1. strong, in-tact families,
  2. racial and economic integraion,
  3. school quality, and
  4. social capital (like strong churches) (Cheety, et al, 2014).

If Trump would augment his speech with positive ideas to rescue our most vulnerable citizens from the twin horrors of government and poverty, he could win over skeptics and critics like me. But to win me over, Trump will need to demonstrate leadership, not just chutzpah. We are at a time in history where we need a unifying leader who can inspire cooperation. We need a leader who eats last.

Author: William Hennessy

Co-founder of St. Louis Tea Party Coalition and Nationwide Chicago Tea Party Persuasive design expertLatest book: Turning On Trump: An Evolution (2016)Author of The Conservative Manifest (1993), Zen Conservatism (2009), Weaving the Roots (2011), and Fight to Evolve (2016)I believe every person deserves the dignity of meaningful work as the only path to human flourishing.

9 Comments on “Trump: Good, Bad, and Ugly

  1. Conservatives need to get behind the true conservative Ted CRUZ! He meets all conservative expectations and has a history in Texas and the US Senate as fighting for our constitution. We need to turn back the Obama years with a person who is FEARLESS in the face of opposition. FOR America! For LIBERTY!

  2. I like the fact that Trump has been stirring it up and taking it to Hussein Obama putting him on the defensive, along with some Republicans. However, do not get too enthralled with Donald Trump. He may or may not stay in the race. Trump told Sean Hannity on his radio program 6/16/15 that he would drop out of the race if his message was not resonating with the people. The problem with Trump is he has ran or said he was going to run before and dropped out. More importantly, Trump has contributed to many Statists, including the Clinton’s and he has changed his position on numerous topics. He was for a single payer healthcare plan, but now is against it. He has used eminent domain to steal other people’s property. He clamors against China, but has his clothing line made in China. He has contributed to many of the Statists who are destroying this country, such as Chuck Schumer, Harry Reid and more recently Rahm Emanuel. Why Rahm? There were other Democrats in that race so why contribute to “Dead Fish?” Trump’s announcement and speech proclaiming he is entering the presidential race has/is resonating with the public, because he talked up America, unlike Hussein Obama. Hopefully, Trump will continue to speak out about things that need to be spoken about and wake up America. With that said, in the end can you/we trust Trump? Probably not, but he is stirring it up taking it to Hussein Obama putting him on the defensive, along with the cowardly RINO’s, but I am supporting Ted Cruz.

  3. Bill you write, “Trump’s immigration plan gives people a false hope that the immigration problem is easily fixed through executive order and legislation.” It is an easy fix if those in charge have the will to do what is right. What should be done is secure the border; end sanctuary cities by defunding them if they do not enforce the law and prosecute lawbreakers; go after the employers who hire illegals with heavy fines and jail time; deport all illegals. Some consider deporting the illegals an impossible task. It is not. First off, the 11+million, with the emphasis on the plus, did not come all at once. If they did, it would have been considered an invasion, although, in reality it was an invasion. Let it be known that if you are here illegally, you will be found and you will be deported. Deputize all law enforcement to handle illegal immigration. Then, when law enforcement comes across them they would be put into the system for deportation. They would be jailed with a high bond until their hearing and then deport them. There are plea bargains done every day in our court system, so instead of jailing them give the apprehended illegals the option of leaving the country or be placed in jail, until their hearing wherein they then would be deported. Most of the illegals would most likely begin to self-deport. The U.S. is a sovereign nation and our laws should not be flouted, but enforced. It can be done and it should be done.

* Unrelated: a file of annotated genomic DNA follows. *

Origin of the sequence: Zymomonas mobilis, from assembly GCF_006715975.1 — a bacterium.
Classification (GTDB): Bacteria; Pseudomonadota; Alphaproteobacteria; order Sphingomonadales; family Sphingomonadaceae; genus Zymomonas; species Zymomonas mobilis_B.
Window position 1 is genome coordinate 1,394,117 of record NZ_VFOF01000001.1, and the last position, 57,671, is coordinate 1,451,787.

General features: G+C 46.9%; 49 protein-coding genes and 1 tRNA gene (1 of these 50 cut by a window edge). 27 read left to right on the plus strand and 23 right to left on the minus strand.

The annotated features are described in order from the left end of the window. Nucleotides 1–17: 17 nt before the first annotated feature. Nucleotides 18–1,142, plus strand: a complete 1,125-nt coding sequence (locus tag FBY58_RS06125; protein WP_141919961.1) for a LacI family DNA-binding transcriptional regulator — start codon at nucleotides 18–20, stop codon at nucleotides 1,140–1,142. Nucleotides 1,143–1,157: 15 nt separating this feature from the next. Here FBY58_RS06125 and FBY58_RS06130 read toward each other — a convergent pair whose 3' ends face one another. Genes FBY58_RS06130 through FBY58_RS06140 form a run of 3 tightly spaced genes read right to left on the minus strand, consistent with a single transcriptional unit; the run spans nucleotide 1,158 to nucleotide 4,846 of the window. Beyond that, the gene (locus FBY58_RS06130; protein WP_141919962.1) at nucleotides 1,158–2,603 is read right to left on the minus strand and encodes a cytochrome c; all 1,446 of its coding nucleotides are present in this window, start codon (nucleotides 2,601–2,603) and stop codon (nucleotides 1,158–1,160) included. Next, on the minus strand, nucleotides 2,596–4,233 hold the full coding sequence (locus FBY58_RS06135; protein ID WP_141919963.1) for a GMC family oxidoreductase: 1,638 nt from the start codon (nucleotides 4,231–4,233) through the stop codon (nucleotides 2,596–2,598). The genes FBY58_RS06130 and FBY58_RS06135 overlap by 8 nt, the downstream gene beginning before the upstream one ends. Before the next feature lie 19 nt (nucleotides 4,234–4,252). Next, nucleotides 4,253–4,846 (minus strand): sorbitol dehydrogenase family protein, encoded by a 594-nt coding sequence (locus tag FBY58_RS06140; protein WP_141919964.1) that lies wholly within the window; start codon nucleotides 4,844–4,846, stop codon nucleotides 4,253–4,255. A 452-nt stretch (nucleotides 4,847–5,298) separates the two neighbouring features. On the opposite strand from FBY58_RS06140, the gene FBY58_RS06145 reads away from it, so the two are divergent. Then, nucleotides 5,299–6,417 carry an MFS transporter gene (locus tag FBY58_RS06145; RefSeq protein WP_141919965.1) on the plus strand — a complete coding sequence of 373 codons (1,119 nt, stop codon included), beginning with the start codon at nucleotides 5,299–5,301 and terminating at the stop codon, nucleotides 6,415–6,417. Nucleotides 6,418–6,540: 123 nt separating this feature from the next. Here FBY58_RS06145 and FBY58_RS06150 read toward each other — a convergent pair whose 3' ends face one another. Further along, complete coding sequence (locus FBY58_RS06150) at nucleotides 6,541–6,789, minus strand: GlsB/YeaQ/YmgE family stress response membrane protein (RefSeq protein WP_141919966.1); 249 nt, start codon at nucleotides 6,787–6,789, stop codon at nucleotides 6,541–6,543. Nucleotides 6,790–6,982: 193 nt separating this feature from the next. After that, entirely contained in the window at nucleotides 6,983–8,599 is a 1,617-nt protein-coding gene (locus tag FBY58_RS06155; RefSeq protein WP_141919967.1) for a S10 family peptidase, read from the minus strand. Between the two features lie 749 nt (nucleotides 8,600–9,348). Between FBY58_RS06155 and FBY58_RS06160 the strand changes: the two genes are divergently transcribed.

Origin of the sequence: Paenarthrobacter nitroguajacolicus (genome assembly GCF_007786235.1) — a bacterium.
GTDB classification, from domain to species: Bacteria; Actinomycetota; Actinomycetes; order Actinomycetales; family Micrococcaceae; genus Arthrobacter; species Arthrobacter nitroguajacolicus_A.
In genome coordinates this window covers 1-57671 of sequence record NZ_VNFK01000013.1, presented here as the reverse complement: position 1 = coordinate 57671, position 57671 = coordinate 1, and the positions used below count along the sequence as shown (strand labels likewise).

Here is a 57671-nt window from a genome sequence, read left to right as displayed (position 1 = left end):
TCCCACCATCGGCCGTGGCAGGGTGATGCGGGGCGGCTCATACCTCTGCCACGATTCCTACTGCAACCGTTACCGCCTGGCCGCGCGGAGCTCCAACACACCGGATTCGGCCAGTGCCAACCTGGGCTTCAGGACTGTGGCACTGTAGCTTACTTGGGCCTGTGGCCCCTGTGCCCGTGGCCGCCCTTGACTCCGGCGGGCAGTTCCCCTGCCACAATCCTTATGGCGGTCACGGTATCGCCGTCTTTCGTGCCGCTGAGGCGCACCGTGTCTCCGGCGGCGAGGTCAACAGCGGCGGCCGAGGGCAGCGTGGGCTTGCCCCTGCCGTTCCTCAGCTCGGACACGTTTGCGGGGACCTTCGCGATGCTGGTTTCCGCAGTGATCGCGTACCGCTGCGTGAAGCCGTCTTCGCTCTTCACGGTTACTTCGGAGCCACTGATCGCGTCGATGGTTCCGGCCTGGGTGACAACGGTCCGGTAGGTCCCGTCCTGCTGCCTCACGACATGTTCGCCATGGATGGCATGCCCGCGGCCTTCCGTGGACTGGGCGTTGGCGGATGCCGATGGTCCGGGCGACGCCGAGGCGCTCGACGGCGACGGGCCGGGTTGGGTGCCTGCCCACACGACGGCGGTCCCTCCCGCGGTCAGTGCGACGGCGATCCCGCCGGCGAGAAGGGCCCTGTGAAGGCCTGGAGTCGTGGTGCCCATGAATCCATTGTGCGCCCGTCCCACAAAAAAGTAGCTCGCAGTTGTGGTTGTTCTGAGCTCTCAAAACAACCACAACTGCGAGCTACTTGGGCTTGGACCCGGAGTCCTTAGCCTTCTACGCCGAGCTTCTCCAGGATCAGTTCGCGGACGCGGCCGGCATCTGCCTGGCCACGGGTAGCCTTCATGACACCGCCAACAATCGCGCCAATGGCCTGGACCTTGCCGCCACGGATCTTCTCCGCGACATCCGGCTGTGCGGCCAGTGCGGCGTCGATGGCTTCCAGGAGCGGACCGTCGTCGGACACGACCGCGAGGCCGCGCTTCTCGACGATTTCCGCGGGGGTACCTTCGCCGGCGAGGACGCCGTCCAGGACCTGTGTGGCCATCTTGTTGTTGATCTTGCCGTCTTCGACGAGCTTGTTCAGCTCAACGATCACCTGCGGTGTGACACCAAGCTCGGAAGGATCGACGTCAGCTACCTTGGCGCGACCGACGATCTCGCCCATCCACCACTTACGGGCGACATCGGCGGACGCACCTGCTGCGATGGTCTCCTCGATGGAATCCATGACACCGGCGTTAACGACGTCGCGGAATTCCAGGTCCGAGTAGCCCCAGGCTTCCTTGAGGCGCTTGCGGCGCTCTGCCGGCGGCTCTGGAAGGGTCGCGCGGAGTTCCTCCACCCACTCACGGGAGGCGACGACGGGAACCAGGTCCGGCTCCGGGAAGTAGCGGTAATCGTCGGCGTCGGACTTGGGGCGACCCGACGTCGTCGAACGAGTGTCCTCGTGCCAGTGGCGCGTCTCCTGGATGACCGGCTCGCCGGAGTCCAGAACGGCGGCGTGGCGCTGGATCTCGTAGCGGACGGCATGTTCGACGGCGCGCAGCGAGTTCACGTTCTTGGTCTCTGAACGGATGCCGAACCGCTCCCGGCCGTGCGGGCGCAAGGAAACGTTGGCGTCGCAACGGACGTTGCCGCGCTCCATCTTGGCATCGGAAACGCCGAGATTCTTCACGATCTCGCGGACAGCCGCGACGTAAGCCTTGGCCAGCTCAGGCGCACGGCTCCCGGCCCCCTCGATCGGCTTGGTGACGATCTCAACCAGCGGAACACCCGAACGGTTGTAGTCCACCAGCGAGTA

Bill O’Reilly has started a campaigned to pass a law, the Kate Steinle law, where any illegal immigrant who has been deported and is caught again would receive 5 years in jail. Why does O’Reilly think another law would have prevented this killing, when current laws are not being enforced by the Obama Regime? There is no need for “Kate’s law.” If a law is not enforced, is it a law? The following are laws already not being enforced: 8 U.S. Code § 1326 – Reentry of removed aliens any alien who—(1) has been denied admission, excluded, deported,… shall be fined under title 18, or imprisoned not more than 2 years, or both. …) any alien whose removal was subsequent to a conviction for commission of an aggravated felony, such alien shall be fined under such title, imprisoned not more than 20 years, or both. The answer is to demand from those in charge to ENFORCE the law.

  4. I appreciate a lot of the things Trump says and if he were to win the presidency he probably would do a lot of things that need to be fixed. I do worry that after a while he will get bored, his ego will take over and he might become overbearing and dangerous. That’s not what we need.

  5. Trump may win the nomination and the presidency. If he does we will spend the next four years regretting our decision to support him. He is a sheep in wolf’s clothing. He is a great communicator just like Obama was in 2008. Why would we fall for the same type of candidate again when we now know that a great communicator does not make a great president and great leader of the free world?

    1. The term “great Communicator” may have been coined about Ronald Reagan. He was both a great president and a great leader.